On this page, you will find all the policy papers, reports and commentaries we have written up on various dimensions of Northern Ireland governance issues in the 21st century.

PI at PSA Annual Conference 2021

The Political Studies Association’s annual conference kicks off on Monday 29th March. Intended to be held in Belfast, the event will be conducted entirely online in light of the Covid-19 pandemic.

Performing Identities will be presenting two papers over the coming days; very handily, both will be happening in the same session!

Clare Rice will be presenting a solo piece of research examining the implementations of identity and governance provisions agreed in Northern Ireland’s ‘New Decade, New Approach’ deal one year on.

The second will be a joint presentation from Clare Rice, Megan Armstrong and Ben Warwick, outlining some key findings from interviews completed in Northern Ireland on the theme of identity and Brexit.

For those attending the conference, these will be happening in Panel 919 on Wednesday 31st March (9am-10.30am).

Explainer: Article 16 of the Protocol on Ireland/Northern Ireland

In light of the challenges that have been seen with the Northern Ireland Protocol since it came into force on 1st January 2021, there have been calls for the UK Government to use Article 16 of the Protocol as a means to solving these issues.

The UK Government has been reluctant to take this step. But in the face of mounting pressure on the UK Government to use it, and increased discussion about it, the complexity of Article 16 has come under close scrutiny.

But what is Article 16, how does it work, and what does it mean?

PI’s Clare Rice prepared an explainer on this for UK in a Changing Europe. This concise guide is available to read in full here: https://ukandeu.ac.uk/explainers/article-16-of-the-northern-ireland-protocol/

A Review of Politics in Northern Ireland

A presentation delivered by PI’s Clare Rice examining the last 12 months in Northern Ireland’s politics has been published on the website of the Northern Ireland Assembly’s Education Service.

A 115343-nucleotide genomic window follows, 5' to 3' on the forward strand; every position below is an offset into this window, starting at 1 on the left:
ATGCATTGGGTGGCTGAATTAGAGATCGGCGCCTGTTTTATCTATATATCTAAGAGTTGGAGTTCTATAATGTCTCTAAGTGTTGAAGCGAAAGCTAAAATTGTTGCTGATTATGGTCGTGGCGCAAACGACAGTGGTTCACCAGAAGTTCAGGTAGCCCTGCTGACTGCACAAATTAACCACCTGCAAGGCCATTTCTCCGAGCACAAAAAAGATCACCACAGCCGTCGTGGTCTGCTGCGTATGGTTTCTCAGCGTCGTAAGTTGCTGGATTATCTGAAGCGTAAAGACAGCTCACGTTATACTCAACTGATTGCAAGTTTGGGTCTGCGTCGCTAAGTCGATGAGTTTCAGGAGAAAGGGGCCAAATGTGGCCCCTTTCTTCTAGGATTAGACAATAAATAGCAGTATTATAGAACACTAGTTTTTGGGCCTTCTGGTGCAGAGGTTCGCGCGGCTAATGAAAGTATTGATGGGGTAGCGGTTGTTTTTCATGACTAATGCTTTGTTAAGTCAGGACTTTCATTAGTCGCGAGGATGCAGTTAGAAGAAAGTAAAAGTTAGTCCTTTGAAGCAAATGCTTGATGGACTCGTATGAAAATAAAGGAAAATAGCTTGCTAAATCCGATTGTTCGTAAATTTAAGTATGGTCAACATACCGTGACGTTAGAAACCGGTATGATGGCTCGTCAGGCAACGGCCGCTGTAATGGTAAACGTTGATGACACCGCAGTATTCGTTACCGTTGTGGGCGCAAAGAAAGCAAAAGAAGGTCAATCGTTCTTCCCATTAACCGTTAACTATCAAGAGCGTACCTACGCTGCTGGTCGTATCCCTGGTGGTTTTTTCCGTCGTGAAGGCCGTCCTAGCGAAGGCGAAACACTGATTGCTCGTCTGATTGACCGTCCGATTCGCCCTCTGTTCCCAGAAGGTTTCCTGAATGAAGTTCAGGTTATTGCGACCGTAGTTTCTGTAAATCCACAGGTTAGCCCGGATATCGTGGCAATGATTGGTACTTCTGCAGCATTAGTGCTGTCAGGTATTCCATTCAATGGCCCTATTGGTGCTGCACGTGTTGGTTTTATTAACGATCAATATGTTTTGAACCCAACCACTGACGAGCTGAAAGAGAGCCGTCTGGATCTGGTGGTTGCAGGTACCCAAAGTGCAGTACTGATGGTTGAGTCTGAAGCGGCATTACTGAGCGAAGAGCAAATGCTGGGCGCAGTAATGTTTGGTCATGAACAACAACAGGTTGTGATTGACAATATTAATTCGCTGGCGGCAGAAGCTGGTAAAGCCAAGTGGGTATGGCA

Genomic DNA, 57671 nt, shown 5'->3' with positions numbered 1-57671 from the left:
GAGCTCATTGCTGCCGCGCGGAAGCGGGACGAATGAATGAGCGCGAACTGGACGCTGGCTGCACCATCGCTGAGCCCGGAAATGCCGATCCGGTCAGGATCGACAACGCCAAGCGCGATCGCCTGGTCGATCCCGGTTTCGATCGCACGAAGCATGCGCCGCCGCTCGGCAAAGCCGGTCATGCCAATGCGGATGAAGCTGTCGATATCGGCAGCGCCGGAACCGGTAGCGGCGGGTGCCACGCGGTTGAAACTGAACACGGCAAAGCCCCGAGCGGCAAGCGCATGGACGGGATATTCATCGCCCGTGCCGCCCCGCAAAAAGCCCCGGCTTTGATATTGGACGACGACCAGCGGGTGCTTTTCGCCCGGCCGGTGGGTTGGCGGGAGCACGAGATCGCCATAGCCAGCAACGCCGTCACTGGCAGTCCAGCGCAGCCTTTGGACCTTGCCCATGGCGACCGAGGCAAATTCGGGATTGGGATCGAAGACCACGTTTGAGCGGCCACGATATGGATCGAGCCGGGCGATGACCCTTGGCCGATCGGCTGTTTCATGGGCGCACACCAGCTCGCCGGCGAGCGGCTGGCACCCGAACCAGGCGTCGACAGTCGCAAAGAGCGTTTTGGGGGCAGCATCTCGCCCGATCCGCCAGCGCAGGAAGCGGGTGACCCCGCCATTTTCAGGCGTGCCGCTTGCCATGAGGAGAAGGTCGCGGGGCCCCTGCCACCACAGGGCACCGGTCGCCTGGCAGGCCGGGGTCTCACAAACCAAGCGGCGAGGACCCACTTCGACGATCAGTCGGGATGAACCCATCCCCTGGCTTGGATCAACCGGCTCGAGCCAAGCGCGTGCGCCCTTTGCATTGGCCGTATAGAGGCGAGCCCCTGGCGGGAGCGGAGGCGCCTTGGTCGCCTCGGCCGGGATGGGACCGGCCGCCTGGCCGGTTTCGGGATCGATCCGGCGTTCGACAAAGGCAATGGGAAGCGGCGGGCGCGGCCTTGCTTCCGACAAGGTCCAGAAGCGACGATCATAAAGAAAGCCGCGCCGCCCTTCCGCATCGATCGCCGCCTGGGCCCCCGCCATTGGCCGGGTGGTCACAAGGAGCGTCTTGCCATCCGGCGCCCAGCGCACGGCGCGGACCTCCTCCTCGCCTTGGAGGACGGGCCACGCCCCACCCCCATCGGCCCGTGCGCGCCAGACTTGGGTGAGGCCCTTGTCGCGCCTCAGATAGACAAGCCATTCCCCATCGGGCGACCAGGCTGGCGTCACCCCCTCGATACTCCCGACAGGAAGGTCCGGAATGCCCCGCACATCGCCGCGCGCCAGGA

The presentation covers a number of key areas from the last year in Northern Ireland including the 2019 General Election, the ‘New Decade, New Approach’ deal, Brexit and management of the Covid-19 pandemic.

The presentation was followed by a Q&A with questions submitted by A-Level Government and Politics teachers in Northern Ireland. This covered a range of matters, including future Assembly elections, Opposition and the NDNA agreement.

A recording of the full session and a copy of the slides used (with some additional reading suggestions) can be viewed here: https://education.niassembly.gov.uk/video-gallery/review-politics-northern-ireland_october-2020

REPORT: ‘Continuing EU Citizenship “Rights, Opportunities and Benefits” in Northern Ireland after Brexit’

Four of PI’s team members – Colin Murray, Sylvia de Mars, Aoife O’Donoghue and Ben Warwick – have prepared one of two reports for the Northern Ireland Human Rights Commission and the Irish Human Rights and Equality Commission, examining challenges to citizenship rights in the context of Brexit.

Brexit therefore creates the potential for new and more extreme gaps in the rights and protections available to different groups of people living within Northern Ireland.

This report highlights a number of pre-existing complexities with regard to citizenship laws in Northern Ireland and examines the specific challenges these give rise to in the context of Brexit. A number of recommendations are made as to how these can be addressed.

The full report is available to download here: https://www.nihrc.org/publication/detail/continuing-eu-citizenship-rights-opportunities-and-benefits-in-northern-ireland-after-brexit

Discussion Paper on Brexit.

This report examines the impact of the United Kingdom’s exit from the European Union (Brexit) upon human rights and equality issues. Brexit will significantly re-orientate both Northern Ireland’s (NI’s) established human rights structures and the inter-connected human rights’ infrastructure and relationships across Ireland and the UK.

It was written by Colin Murray, Aoife O’Donoghue and Ben Warwick for the Irish Human Rights and Equality Commission and the Northern Ireland Human Rights Commission. Mr Colin Murray is a Senior Lecturer at Newcastle Law School, Newcastle University, Professor Aoife O’Donoghue is a Professor at Durham Law School, Durham University, and Dr Ben Warwick is a Lecturer at Birmingham Law School, University of Birmingham.

The views expressed within this paper do not necessarily represent the views of the Commissions, nor the employers of the authors.

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